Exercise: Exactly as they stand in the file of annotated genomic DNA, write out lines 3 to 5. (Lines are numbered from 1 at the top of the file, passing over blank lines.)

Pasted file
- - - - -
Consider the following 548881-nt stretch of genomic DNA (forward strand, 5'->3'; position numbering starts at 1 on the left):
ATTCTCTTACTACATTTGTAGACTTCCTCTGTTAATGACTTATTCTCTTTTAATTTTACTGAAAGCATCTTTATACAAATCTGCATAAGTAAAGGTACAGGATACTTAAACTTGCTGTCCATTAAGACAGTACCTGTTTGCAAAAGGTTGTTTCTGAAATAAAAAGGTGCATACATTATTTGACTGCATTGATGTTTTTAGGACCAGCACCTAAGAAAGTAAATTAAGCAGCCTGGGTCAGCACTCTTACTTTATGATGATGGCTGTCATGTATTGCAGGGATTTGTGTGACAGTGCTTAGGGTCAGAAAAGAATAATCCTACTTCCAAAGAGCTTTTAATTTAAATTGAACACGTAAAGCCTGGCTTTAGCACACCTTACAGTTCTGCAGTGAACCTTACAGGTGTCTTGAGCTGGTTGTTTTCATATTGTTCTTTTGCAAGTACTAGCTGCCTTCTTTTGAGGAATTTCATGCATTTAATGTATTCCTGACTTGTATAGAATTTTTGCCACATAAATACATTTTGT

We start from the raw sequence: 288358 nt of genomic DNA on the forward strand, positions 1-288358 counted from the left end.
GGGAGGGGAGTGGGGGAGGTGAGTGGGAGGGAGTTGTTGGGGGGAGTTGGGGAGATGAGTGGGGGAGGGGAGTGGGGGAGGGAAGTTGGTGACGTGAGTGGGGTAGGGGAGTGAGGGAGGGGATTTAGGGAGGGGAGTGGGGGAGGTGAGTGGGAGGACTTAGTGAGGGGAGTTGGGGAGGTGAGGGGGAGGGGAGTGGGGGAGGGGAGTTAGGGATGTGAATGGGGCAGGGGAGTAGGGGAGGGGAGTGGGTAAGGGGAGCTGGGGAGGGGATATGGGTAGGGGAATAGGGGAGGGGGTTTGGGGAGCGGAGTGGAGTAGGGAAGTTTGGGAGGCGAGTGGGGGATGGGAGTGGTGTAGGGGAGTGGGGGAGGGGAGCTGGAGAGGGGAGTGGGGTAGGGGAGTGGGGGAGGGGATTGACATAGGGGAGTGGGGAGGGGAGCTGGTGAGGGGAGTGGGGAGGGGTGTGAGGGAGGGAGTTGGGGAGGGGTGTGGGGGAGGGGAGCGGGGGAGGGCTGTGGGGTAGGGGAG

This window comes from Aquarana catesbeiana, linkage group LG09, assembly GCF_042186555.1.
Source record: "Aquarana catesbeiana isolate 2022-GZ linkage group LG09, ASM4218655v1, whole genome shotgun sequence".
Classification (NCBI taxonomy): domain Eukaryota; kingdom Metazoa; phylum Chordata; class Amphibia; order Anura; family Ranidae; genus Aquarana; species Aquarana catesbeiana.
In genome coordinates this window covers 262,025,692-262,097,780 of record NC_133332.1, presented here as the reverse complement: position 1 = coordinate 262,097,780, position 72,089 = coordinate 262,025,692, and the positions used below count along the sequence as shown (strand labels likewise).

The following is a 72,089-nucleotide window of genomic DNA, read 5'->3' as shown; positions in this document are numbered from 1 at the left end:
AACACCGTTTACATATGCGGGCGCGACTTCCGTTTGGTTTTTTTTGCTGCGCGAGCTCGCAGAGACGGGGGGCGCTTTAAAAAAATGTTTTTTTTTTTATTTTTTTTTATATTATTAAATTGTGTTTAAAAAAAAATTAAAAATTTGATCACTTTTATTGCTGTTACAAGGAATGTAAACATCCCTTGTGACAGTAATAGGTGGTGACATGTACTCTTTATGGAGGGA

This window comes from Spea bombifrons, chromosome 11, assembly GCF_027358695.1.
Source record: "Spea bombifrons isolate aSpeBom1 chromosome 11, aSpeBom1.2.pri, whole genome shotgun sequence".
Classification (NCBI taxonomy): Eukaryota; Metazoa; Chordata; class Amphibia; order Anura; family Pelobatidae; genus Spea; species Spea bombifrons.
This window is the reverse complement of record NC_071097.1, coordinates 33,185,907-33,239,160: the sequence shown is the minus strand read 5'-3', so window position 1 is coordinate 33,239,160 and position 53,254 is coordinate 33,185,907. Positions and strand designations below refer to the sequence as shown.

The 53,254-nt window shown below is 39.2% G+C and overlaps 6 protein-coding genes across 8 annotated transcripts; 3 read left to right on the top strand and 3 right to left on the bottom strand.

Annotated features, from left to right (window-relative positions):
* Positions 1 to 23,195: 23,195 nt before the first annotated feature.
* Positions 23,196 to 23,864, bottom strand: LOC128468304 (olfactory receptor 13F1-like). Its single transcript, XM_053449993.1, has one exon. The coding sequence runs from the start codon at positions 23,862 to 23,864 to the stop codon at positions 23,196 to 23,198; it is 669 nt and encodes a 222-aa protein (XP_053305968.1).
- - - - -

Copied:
We start from the raw sequence: 288358 nt of genomic DNA on the forward strand, positions 1-288358 counted from the left end.
GGGAGGGGAGTGGGGGAGGTGAGTGGGAGGGAGTTGTTGGGGGGAGTTGGGGAGATGAGTGGGGGAGGGGAGTGGGGGAGGGAAGTTGGTGACGTGAGTGGGGTAGGGGAGTGAGGGAGGGGATTTAGGGAGGGGAGTGGGGGAGGTGAGTGGGAGGACTTAGTGAGGGGAGTTGGGGAGGTGAGGGGGAGGGGAGTGGGGGAGGGGAGTTAGGGATGTGAATGGGGCAGGGGAGTAGGGGAGGGGAGTGGGTAAGGGGAGCTGGGGAGGGGATATGGGTAGGGGAATAGGGGAGGGGGTTTGGGGAGCGGAGTGGAGTAGGGAAGTTTGGGAGGCGAGTGGGGGATGGGAGTGGTGTAGGGGAGTGGGGGAGGGGAGCTGGAGAGGGGAGTGGGGTAGGGGAGTGGGGGAGGGGATTGACATAGGGGAGTGGGGAGGGGAGCTGGTGAGGGGAGTGGGGAGGGGTGTGAGGGAGGGAGTTGGGGAGGGGTGTGGGGGAGGGGAGCGGGGGAGGGCTGTGGGGTAGGGGAG

This window comes from Aquarana catesbeiana, linkage group LG09, assembly GCF_042186555.1.